Accenture has released a groundbreaking new project that uses a unique conversational artificial intelligence to address the challenges of elderly loneliness. The project named Memory Lane is being used by Accenture Interactive and Stockholm Exergi, one of Sweden’s largest energy suppliers to provide an innovative social solution which allows people, particular the elderly, to capture memorable stories for future generations while also providing companionship.
Project Memory Lane Overview
Engaging with people through a smart speaker, Memory Lane enables a conversation by inviting someone who is lonely to tell their life story – a story that might never have been told. Once Memory Lane has captured the whole discourse, the discussion is converted instantly into both a physical book and a podcast. Quite simply, Memory Lane co-writes a story by human and machine that can be shared by participants with future generations.
The Health Impact of Elderly Loneliness
With more than 250,000 Stockholmers experiencing acute loneliness according to the latest Stockholm County Council report, Sweden is considered to be one of the loneliest countries in the world. Among these sufferers, the elderly are one of the worst affected. Looking to support a group in society that is rarely noticed and often forgotten, Stockholm Exergi collaborated with Accenture Interactive to step up their social outreach initiatives.
Following extensive medical research into elderly health, Accenture Interactive discovered that loneliness accelerated health problems including depression and early stage dementia in the elderly. When it comes to comparable health concerns, independent studies also confirm that unwanted loneliness is as dangerous as smoking and obesity.
“When people experience little to no social interaction over extended periods of time, it can cause a sharp decline in their mental and physical health. In the two years we spent developing the software and the concept of the platform, we observed the urge to share stories by lonely participants was incredibly strong. To this end, we not only wanted to develop something that could hold a human-like conversation with them, but also capture those memories so they didn’t end up untold,” said Adam Kerj, Nordics chief creative officer at Accenture Interactive.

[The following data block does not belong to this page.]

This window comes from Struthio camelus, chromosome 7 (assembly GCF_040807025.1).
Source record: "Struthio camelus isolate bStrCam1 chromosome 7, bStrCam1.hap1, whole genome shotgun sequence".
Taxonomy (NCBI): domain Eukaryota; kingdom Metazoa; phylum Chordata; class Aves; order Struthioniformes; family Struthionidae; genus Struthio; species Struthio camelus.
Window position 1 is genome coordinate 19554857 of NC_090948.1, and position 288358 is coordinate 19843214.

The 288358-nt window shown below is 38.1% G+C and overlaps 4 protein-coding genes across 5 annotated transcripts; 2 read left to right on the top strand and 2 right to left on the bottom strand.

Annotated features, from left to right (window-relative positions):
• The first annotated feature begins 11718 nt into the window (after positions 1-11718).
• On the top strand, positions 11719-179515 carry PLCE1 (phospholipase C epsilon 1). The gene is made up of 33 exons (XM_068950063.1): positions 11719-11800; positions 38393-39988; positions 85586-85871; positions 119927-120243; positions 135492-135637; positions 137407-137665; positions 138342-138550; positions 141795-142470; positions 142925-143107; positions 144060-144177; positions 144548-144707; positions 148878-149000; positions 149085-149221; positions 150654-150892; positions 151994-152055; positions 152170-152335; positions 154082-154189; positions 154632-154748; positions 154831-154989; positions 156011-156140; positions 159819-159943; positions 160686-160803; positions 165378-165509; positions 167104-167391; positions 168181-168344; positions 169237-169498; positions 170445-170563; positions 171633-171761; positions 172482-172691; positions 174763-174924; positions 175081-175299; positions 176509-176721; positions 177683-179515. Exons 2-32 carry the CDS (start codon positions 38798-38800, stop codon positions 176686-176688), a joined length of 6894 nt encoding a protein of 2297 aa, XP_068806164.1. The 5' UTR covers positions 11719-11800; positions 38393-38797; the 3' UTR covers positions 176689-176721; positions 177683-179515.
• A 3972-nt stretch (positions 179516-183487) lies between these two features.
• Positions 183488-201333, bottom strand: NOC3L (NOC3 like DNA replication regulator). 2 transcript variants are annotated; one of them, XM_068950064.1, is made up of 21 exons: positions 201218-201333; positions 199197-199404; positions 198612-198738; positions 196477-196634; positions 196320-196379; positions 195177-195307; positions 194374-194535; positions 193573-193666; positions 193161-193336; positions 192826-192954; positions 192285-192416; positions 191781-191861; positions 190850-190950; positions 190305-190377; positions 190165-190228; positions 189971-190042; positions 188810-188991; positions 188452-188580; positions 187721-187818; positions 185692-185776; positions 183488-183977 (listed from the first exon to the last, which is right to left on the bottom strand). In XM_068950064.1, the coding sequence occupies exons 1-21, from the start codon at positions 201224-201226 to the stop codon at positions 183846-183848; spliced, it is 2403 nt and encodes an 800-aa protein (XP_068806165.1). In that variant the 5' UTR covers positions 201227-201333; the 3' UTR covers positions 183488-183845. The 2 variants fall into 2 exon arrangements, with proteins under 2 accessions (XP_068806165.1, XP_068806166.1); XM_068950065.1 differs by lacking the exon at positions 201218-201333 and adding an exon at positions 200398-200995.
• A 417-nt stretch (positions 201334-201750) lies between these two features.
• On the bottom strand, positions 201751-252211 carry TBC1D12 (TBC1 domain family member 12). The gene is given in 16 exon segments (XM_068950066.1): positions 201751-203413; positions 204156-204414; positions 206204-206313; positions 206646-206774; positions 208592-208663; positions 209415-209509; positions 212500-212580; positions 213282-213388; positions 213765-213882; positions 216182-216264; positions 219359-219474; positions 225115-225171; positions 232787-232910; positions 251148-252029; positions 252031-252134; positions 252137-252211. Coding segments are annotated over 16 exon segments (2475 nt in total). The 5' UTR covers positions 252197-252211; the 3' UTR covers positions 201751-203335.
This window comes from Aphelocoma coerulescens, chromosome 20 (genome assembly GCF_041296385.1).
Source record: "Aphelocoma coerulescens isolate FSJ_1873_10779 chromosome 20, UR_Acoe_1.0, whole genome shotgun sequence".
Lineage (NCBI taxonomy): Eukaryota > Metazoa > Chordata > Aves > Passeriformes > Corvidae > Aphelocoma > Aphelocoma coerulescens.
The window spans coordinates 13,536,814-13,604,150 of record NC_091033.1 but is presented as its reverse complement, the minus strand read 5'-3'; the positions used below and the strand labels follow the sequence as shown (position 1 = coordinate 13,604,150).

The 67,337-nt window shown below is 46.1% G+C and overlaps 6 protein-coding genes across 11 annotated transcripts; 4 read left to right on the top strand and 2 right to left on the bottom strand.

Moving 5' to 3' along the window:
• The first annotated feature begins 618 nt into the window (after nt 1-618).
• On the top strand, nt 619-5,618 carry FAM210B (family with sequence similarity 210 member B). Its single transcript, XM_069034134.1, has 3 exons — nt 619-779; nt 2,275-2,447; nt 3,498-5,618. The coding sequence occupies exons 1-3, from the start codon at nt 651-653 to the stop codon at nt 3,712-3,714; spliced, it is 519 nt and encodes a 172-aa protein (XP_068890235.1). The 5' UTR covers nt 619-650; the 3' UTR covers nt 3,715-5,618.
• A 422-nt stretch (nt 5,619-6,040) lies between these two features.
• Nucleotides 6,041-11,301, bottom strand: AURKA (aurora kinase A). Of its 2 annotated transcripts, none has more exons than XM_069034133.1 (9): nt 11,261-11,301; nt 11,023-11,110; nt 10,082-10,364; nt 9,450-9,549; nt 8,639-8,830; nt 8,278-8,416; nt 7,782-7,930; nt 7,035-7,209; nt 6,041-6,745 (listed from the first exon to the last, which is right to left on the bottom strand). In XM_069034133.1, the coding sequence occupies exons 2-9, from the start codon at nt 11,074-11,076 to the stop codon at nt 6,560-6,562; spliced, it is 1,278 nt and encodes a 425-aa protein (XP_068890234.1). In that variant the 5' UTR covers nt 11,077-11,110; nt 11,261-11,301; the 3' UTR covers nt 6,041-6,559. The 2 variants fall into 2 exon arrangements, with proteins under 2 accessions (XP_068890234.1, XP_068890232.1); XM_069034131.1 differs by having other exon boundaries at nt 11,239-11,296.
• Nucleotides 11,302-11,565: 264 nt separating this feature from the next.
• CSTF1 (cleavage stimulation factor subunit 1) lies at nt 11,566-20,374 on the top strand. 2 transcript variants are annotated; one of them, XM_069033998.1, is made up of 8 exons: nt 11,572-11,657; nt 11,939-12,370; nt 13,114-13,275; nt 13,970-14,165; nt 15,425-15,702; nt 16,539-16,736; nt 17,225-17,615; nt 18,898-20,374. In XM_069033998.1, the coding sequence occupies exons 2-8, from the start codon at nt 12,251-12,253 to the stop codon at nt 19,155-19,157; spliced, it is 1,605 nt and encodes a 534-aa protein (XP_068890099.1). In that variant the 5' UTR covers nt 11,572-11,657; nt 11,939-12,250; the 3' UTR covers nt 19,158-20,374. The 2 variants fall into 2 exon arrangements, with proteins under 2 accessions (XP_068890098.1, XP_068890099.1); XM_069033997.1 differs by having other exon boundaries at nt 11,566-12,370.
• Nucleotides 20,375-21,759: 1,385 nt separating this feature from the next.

Technology Driving Project Memory Lane
The technology behind the Memory Lane project was initiated two years ago at Accenture Interactive Innovation Center in Sophia Antipolis. The voice assistant can ask personal questions and understand the correlation between different answers, which triggers relevant follow-up questions. Every day, Memory Lane analyses the previous conversation to get to the heart of the topic and to create a memory graph — a virtual and structured version of a person’s memory.
The memory graph encodes information from the conversation history and compiles it into a graph structure. The structure is based on a hierarchal taxonomy where information is represented and where the correlation between information is identified. It produces a summary of the conversation — that can re-tell a person’s story in a human way. Accenture Interactive is exploring future use cases for the software.
“We installed Memory Lane in the participants’ homes and it instantly sparked intimate conversations. It brought old memories and amazing life stories to life; stories that had never been told before. Prior to this, voice technology is not often perceived as human but this project and collaboration with Stockholm Exergi demonstrates that technology can contribute to connecting generations and making society healthier. Eventually we want to open this concept and platform out to everyone, to share their life stories, regardless of age,” said Christian Souche, director at Accenture Interactive Innovation Center.